Uno psicologo e un medico uniscono le proprie forze per affrontare una delle tendenze più allarmanti e fraintese del nostro tempo: i coetanei che prendono il posto dei genitori nella vita dei figli. Il dottor Neufeld ha dato a questo fenomeno il nome di “orientamento ai coetanei”, riferendosi con esso al fatto che bambini e ragazzi tendono a rivolgersi ai coetanei per avere indicazioni rispetto ai valori, al senso di ciò che è giusto o sbagliato, all’identità e ai codici di comportamento. Ma questo orientarsi ai coetanei deteriora la coesione familiare, impedisce un sano sviluppo del bambino, avvelena l’atmosfera scolastica, e favorisce la crescita di una cultura giovanile aggressiva, ostile e sessualizzata. Questo libro aiuta i genitori – insieme con gli insegnanti e gli operatori sociali – a comprendere la natura inquietante del fenomeno e fornisce soluzioni per ristabilire la giusta preminenza del legame spontaneo che unisce genitori e figli. I concetti, i princìpi, e i consigli pratici in esso contenuti daranno ai genitori il potere e la forza di essere per i propri figli ciò che la natura ha inteso: la fonte vera di contatto, sicurezza e calore.

Gordon Neufeld, PH.D., è psicologo clinico a Vancouver, e ha trascorso gran parte della sua vita professionale dedicandosi all’elaborazione di teorie coerenti in grado di spiegare l’evoluzione del bambino. È conosciuto in Canada per il suo lavoro sull’aggressività e la violenza fra i giovani e i bambini.
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 ♥ 能感受自己的情緒,才能察覺自己是否正處於壓力中。
 ♥ 能有效表達情緒,才能確認自己的需求和維護自己的心理界限完整。
 ♥ 能分辨自己的心理反應是否切合當下情境,還是反映了過去遺留的影響。我們的所欲所求應符合當下的需要,而不是從童年而來的無意識、未獲滿足的需求。如果過去和現在分野模糊,我們會在無損的地方誤以為自己有所損失,或以為自己面臨損失的風險。
 ♥ 能察覺真正該滿足的需求,不會為了得到接納或認可而壓抑自己。





☆ 深入探討壓力如何影響健康,剖析心理、壓力與身體的連動關係。

☆ 案例引人共鳴,全面解析患者的生命經歷、情緒感知與行為模式。

☆ 說明壓力反應的因素與生理機制

☆ 歸納出療癒自己的七A法則

In this timely and profoundly original new book, bestselling writer and physician Gabor Maté looks at the epidemic of addictions in our society, tells us why we are so prone to them and what is needed to liberate ourselves from their hold on our emotions and behaviours.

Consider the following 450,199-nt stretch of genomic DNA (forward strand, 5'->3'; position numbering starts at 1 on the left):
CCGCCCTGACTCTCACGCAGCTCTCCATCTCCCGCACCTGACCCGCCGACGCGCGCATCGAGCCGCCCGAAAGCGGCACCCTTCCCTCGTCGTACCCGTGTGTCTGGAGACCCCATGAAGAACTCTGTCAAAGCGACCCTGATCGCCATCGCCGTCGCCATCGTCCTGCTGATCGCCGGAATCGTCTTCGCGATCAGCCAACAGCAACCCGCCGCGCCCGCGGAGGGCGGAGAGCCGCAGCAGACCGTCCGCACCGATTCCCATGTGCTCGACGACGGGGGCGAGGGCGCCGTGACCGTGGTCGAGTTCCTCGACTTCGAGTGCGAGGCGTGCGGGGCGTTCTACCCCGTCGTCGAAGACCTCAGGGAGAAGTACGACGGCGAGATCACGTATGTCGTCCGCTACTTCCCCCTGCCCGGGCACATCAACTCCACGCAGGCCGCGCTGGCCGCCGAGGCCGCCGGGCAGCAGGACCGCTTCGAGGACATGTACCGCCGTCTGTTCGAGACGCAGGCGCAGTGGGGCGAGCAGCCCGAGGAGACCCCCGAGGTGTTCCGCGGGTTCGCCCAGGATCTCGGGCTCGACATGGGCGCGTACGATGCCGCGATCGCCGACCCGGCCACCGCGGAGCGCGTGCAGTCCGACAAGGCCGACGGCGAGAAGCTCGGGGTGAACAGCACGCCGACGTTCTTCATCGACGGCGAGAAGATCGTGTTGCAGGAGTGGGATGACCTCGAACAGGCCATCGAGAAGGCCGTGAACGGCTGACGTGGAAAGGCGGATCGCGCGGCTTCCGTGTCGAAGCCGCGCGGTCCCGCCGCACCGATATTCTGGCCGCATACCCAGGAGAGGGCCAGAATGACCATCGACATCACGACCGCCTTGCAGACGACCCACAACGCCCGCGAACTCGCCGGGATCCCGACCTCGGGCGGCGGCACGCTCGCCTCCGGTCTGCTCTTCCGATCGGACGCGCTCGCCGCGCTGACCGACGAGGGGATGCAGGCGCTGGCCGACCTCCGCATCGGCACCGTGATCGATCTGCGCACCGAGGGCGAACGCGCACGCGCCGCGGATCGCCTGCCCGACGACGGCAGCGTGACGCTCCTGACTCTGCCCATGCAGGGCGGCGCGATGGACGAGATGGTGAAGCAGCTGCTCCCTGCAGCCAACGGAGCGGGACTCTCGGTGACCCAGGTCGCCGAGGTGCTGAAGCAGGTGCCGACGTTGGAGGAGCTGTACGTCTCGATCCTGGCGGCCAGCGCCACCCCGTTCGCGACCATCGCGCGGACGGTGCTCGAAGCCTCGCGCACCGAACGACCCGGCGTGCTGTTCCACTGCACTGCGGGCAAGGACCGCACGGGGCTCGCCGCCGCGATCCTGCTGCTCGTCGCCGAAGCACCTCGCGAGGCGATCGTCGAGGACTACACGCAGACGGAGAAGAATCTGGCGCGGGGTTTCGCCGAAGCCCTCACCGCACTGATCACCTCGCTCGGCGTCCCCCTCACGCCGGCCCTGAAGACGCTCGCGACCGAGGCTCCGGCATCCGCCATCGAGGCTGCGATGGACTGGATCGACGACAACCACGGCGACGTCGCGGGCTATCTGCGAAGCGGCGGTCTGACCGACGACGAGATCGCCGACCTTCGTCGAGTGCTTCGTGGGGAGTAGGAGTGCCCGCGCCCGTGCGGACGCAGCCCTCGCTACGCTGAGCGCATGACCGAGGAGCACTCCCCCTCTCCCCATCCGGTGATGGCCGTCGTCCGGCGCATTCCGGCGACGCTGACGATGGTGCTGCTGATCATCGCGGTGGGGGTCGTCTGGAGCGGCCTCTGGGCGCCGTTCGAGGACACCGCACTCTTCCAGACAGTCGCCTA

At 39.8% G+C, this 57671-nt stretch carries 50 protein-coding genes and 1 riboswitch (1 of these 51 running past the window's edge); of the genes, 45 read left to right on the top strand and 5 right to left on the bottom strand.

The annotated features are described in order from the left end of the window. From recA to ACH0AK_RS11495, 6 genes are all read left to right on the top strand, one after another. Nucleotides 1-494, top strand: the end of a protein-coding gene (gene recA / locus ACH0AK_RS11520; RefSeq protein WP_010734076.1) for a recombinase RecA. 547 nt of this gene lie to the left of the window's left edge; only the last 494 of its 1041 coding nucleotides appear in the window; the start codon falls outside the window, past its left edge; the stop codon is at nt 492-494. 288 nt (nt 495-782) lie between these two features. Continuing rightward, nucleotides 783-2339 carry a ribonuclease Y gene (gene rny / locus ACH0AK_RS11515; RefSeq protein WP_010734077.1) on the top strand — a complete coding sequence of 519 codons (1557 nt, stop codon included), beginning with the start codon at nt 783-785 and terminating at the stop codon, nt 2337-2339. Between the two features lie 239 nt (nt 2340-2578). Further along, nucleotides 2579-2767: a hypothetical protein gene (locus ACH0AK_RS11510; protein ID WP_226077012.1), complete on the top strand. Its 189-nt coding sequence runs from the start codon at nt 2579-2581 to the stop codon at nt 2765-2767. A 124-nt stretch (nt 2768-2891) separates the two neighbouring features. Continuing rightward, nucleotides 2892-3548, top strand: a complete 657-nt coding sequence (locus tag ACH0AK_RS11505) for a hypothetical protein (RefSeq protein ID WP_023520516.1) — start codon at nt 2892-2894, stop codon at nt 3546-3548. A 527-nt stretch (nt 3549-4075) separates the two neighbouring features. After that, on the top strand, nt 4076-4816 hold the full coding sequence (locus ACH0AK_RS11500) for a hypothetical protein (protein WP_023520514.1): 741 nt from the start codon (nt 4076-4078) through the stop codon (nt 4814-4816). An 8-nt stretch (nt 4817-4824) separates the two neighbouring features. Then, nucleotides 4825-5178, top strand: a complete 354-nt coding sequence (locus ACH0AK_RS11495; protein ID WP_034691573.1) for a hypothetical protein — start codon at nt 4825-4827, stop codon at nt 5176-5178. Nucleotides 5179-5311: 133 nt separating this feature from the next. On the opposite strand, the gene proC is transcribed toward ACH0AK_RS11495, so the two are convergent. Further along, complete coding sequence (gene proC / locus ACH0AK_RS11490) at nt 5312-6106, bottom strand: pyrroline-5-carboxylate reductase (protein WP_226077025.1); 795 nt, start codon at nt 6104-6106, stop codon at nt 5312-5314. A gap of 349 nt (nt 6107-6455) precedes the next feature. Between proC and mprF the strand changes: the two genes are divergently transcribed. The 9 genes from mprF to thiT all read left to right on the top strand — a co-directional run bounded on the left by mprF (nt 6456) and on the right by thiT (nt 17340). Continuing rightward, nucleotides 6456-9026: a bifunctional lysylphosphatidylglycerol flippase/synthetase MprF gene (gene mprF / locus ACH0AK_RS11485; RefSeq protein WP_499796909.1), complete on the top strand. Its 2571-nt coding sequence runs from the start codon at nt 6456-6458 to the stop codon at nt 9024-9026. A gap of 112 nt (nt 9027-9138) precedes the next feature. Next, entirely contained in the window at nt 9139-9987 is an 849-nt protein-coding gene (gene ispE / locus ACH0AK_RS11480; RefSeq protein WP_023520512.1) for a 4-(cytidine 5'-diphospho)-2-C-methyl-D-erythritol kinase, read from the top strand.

For over seven years Gabor Maté has been the staff physician at the Portland Hotel, a residence and harm reduction facility in Vancouver’s Downtown Eastside. His patients are challenged by life-threatening drug addictions, mental illness, Hepatitis C or HIV and, in many cases, all four. But if Dr. Maté’s patients are at the far end of the spectrum, there are many others among us who are also struggling with addictions. Drugs, alcohol, tobacco, work, food, sex, gambling and excessive inappropriate spending: what is amiss with our lives that we seek such self-destructive ways to comfort ourselves? And why is it so difficult to stop these habits, even as they threaten our health, jeopardize our relationships and corrode our lives?

Beginning with a dramatically close view of his drug addicted patients, Dr. Maté looks at his own history of compulsive behaviour. He weaves the stories of real people who have struggled with addiction with the latest research on addiction and the brain. Providing a bold synthesis of clinical experience, insight and cutting edge scientific findings, Dr. Maté sheds light on this most puzzling of human frailties. He proposes a compassionate approach to helping drug addicts and, for the many behaviour addicts among us, to addressing the void addiction is meant to fill.

I believe there is one addiction process, whether it manifests in the lethal substance dependencies of my Downtown Eastside patients, the frantic self-soothing of overeaters or shopaholics, the obsessions of gamblers, sexaholics and compulsive internet users, or in the socially acceptable and even admired behaviours of the workaholic. Drug addicts are often dismissed and discounted as unworthy of empathy and respect. In telling their stories my intent is to help their voices to be heard and to shed light on the origins and nature of their ill-fated struggle to overcome suffering through substance use. Both in their flaws and their virtues they share much in common with the society that ostracizes them. If they have chosen a path to nowhere, they still have much to teach the rest of us. In the dark mirror of their lives we can trace outlines of our own.
—from In the Realm of Hungry Ghosts
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